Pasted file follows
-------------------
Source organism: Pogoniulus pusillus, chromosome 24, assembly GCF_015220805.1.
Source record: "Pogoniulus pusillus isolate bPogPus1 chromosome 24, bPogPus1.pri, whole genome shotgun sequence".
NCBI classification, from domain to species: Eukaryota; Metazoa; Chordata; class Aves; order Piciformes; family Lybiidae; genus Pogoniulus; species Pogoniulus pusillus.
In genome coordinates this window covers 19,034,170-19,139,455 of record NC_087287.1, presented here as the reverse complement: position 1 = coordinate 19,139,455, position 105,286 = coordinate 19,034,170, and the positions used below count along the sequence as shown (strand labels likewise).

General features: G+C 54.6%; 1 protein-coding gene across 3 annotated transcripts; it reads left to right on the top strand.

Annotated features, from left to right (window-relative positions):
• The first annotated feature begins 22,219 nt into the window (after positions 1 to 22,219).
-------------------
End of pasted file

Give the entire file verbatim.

Source organism: Pogoniulus pusillus, chromosome 24, assembly GCF_015220805.1.
Source record: "Pogoniulus pusillus isolate bPogPus1 chromosome 24, bPogPus1.pri, whole genome shotgun sequence".
NCBI classification, from domain to species: Eukaryota; Metazoa; Chordata; class Aves; order Piciformes; family Lybiidae; genus Pogoniulus; species Pogoniulus pusillus.
In genome coordinates this window covers 19,034,170-19,139,455 of record NC_087287.1, presented here as the reverse complement: position 1 = coordinate 19,139,455, position 105,286 = coordinate 19,034,170, and the positions used below count along the sequence as shown (strand labels likewise).

General features: G+C 54.6%; 1 protein-coding gene across 3 annotated transcripts; it reads left to right on the top strand.

Annotated features, from left to right (window-relative positions):
• The first annotated feature begins 22,219 nt into the window (after positions 1 to 22,219).